Conference to explore advances in "lean" manufacturing


CORVALLIS - The evolving concepts of "lean" manufacturing, which focuses on eliminating wasteful down-time and tapping into the ideas of production line workers, are moving into the electronics and other industries as they work to improve their efficiency and stay globally competitive, experts say.

A professional conference exploring the latest innovations and possibilities with lean automation, "Manufacturing in Lean Times," will be held on Oct. 28 at Oregon State University, which has become a leader in developing these manufacturing concepts and training students in their use.

Some industries such as automotive production are well advanced in their development of lean manufacturing and other efficiency techniques, OSU experts say. But others - including the high technology industry that is of increasing importance to the U.S. for jobs and economic growth - are just now making changes. And some fields such as health care have barely begun to make use of these ideas.

"In the past, most efficiency experts studied the best ways to perform a task, how to do it with high speed and quality," said Richard Billo, professor and head of the OSU Department of Industrial and Manufacturing Engineering. "But with lean manufacturing, our focus is more on eliminating waste, the huge amounts of time in a production process when not much is happening for one reason or another. And lean manufacturing is a bottom-up process, which brings the production line workers into the process."

Of all the distinctions of this approach to efficiency, Billo said, this is one of the most important - the emphasis on a broad-based, social approach that assumes the people actually doing a job may have many good ideas about how to do it better, or what obstacles get in the way and cause the process to slow down or grind to a stop.

"There's no doubt that the major automotive manufacturers have done the most with lean manufacturing," said Toni Doolen, an OSU assistant professor of manufacturing and industrial engineering, and one of the nation's leading experts in this field. "Toyota says that it tries to make 50 manufacturing improvements per employee, per year. They understand that some all-knowing engineer does not have all the answers.

"Many other industries, by comparison, have barely scratched the surface of what we can do with lean manufacturing."

The electronics industry, in particular, has been slow to appreciate the potential value of these concepts, in part because their products are changing so frequently and require constant adjustments to manufacturing processes - sometimes an assembly line has to be reconfigured several times on one shift.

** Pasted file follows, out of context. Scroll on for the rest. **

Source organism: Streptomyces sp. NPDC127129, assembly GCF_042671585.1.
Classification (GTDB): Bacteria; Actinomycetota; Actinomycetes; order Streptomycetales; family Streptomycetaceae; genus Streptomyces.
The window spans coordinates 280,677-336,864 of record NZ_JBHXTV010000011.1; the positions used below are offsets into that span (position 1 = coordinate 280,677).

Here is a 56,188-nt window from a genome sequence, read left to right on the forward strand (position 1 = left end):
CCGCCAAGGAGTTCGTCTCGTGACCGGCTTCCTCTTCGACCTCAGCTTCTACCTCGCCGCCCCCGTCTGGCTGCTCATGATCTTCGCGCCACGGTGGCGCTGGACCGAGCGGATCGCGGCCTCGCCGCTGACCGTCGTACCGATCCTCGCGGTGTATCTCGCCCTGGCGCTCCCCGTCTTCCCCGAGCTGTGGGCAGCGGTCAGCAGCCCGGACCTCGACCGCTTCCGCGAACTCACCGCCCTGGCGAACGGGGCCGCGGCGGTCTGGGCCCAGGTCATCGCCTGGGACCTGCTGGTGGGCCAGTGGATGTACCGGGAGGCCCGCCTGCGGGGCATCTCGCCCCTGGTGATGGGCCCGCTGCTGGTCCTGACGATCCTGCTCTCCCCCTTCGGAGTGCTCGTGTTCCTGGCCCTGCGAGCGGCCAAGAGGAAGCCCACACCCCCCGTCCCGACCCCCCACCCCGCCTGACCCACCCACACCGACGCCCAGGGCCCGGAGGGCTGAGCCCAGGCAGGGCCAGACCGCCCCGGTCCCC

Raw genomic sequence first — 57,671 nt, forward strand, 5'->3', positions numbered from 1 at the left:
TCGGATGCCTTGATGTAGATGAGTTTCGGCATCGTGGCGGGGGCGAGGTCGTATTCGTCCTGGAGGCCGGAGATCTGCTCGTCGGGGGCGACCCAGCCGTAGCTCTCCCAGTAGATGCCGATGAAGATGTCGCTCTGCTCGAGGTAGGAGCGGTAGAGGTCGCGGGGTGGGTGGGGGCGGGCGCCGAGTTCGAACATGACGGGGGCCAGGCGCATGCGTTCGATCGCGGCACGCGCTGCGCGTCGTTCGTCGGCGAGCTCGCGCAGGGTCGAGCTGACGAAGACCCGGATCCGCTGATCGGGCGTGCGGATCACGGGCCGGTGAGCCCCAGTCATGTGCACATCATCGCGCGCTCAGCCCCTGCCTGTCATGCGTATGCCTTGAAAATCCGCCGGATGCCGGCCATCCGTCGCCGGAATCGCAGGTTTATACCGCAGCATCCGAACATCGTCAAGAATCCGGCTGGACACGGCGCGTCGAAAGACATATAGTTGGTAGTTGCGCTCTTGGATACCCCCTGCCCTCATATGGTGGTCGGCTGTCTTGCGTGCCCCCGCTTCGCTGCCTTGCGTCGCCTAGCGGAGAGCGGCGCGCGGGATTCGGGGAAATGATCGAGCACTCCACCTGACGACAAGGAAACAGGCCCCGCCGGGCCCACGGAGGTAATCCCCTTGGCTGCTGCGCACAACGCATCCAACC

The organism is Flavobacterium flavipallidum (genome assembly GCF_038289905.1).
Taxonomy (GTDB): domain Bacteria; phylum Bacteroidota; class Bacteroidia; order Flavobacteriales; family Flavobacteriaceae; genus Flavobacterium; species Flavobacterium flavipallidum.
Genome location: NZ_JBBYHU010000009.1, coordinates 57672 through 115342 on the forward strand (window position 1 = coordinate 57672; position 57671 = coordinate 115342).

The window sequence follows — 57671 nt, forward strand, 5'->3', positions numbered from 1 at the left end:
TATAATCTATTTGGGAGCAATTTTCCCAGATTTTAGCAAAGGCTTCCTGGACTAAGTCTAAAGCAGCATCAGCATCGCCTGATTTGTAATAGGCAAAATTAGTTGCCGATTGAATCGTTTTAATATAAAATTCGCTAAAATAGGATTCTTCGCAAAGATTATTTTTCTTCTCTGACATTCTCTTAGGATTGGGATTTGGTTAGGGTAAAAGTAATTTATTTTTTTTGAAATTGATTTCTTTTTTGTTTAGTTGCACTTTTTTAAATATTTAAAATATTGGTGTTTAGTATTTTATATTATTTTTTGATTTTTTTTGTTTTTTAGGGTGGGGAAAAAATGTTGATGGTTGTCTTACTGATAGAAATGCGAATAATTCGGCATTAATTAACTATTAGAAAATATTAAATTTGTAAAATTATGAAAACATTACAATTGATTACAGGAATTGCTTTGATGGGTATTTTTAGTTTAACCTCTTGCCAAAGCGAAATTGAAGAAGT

"It's not at all unusual in an electronics plant to lose 20 percent of your time to setups for product changeovers," Billo said. "But with everyone working together using the tools of lean manufacturing, we can help identify where these slowdowns occur and identify ways to reduce or eliminate them."

This can entail doing videotapes of line operations, working closely with employees to seek their best ideas, and other approaches to make production lines both flexible and fast. Some of the needed changes might be things as simple as making equipment changes that can "snap" into place instead of having to be unscrewed and re-fastened. And almost as important, the OSU experts say, is getting everyone involved in the process of change so they feel committed to it and empowered about using the new approaches.

"With many of our industries, whether or not we use these approaches is not really a question," Doolen said. "Companies are either going to improve their efficiency or they are going to go out of business. And we find that customers are driving this process. They demand products that can be produced quickly, at very low prices and with high quality."

Many Oregon companies are extremely interested in the ideas of lean manufacturing, the OSU researchers say, and the university recently set up a "Lean Automation Laboratory" to do research in this field and assist in student education. A number of Oregon companies will make presentations at the upcoming conference to outline the successes they have had with lean manufacturing. And research projects continue to evolve from this area - last year, OSU helped the Canadian Navy redesign its ship repair facility in Victoria, B.C., in a way that reduced necessary floor space by 50 percent and cut by 20 percent the necessary time to return a ship to sea.

"Our graduates in the next few years will have some of the best training in the nation in lean manufacturing," Billo said. "Our hands-on electronics production cell is helping about 60 students every term learn the most effective techniques of setup reduction, cellular design, and pull production techniques. In combination with a course in virtual automated manufacturing, students learn how to make processes both highly automated and still flexible."

The untapped frontier, the OSU scientists said, is to take the principles of lean manufacturing and automation and apply it more aggressively to many service fields, such as banks, offices or medical care.